~~Alberto Cairo is the Knight Chair in Visual Journalism at the University of Miami. He’s also the director of the visualisation programme at UM’s Center for Computational Science. Cairo has been a director of infographics and multimedia at news publications in Spain (El Mundo, 2000-2005) and Brazil (Editora Globo, 2010-2012,) and a professor at the University of North Carolina-Chapel Hill. Besides teaching at UM, he works as a freelancer and consultant for companies such as Google and Microsoft. He’s the author of the books The Functional Art: An Introduction to Information Graphics and Visualization (2012) and The Truthful Art: Data, Charts, and Maps for Communication (2016).~~

[!The lectures are live-streamed;https://goo.gl/forms/ycwHTR6k8aD8Tquk1] from 6.30pm NZDST onwards on 7, 14 and 21 March 2018.

Join the local group in the Mathematics and Statistics Department for this live-stream viewing and discussion

Local contact: [Timothy.Bilton@agresearch.co.nz;Timothy.Bilton@agresearch.co.nz]

### Ihaka Lecture #2: Paul Murrell

*University of Auckland*

Date: Wednesday 14 March 2018

When combined with screen reader software, this provides information for blind and visually-impaired R users about the contents of an R plot. A minor difficulty that arises in the generation of these text descriptions involves the information about colours within a plot. As far as R is concerned, colours are described as six-digit hexadecimal strings, e.g. "#123456", but that is not very helpful for a human audience. It would be more useful to report colour names like "red" or "blue".

This talk will make a mountain out of that molehill and embark on a daring Statistical Graphics journey featuring colour spaces, high-performance computing, Te Reo, and XKCD. The only disappointment will be the ending.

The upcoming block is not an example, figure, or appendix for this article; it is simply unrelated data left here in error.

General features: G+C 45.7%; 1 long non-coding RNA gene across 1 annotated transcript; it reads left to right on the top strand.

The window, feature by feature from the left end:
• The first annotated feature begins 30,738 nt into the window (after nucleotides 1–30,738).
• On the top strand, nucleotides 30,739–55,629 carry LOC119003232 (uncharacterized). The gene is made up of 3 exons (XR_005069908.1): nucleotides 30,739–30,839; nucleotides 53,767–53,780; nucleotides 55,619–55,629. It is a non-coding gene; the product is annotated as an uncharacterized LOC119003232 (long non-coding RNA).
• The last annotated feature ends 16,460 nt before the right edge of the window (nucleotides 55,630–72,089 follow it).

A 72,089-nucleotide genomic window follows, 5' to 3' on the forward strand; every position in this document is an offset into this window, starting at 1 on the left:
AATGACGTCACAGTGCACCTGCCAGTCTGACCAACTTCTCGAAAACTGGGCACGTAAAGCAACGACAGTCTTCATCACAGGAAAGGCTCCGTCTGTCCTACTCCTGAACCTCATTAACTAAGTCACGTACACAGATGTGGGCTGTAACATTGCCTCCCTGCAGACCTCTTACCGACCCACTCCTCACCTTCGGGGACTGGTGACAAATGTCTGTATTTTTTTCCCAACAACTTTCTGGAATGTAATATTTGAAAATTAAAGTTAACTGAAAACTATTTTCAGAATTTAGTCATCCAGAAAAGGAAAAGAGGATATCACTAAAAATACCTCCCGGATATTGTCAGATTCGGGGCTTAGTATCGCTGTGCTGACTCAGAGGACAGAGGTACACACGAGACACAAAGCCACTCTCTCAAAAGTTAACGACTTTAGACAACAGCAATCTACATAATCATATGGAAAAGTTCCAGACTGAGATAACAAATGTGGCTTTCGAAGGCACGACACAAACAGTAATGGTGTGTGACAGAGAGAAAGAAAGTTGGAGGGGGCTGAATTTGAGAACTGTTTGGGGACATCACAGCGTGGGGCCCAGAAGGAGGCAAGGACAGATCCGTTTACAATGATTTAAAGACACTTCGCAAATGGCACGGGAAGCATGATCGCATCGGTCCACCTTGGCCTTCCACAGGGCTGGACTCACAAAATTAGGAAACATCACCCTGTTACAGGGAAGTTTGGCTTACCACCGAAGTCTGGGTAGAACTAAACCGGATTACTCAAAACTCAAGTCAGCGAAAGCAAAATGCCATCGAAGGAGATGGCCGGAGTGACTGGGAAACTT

~~Paul Murrell is an Associate Professor in the Department of Statistics at The University of Auckland. He is a member of the core development team for R, with primary responsibility for the graphics system.~~

[!The lectures are live-streamed;https://goo.gl/forms/ycwHTR6k8aD8Tquk1] from 6.30pm NZDST onwards on 7, 14 and 21 March 2018.

Join the local group in the Mathematics and Statistics Department for this live-stream viewing and discussion

Local contact: [Timothy.Bilton@agresearch.co.nz;Timothy.Bilton@agresearch.co.nz]

### Ihaka Lectures: A thousand words: visualising statistical data

*Live-streamed, 1st of 3 lectures*

Date: Wednesday 7 March 2018

[!The lectures are live-streamed;https://goo.gl/forms/ycwHTR6k8aD8Tquk1] from 6.30pm NZDST onwards on 7, 14 and 21 March 2018.

Local contact: [Timothy.Bilton@agresearch.co.nz;Timothy.Bilton@agresearch.co.nz]

### Alan E Gelfand

*Duke University*

Date: Tuesday 28 November 2017

The predictive process is simple to understand, routine to implement, with straightforward bias correction. It enjoys several attractive properties within the class of dimension reduction approaches and works well for datasets of order 103 or 104. It suffers several limitations including spanning only a finite dimensional subspace, over-smoothing, and underestimation of uncertainty.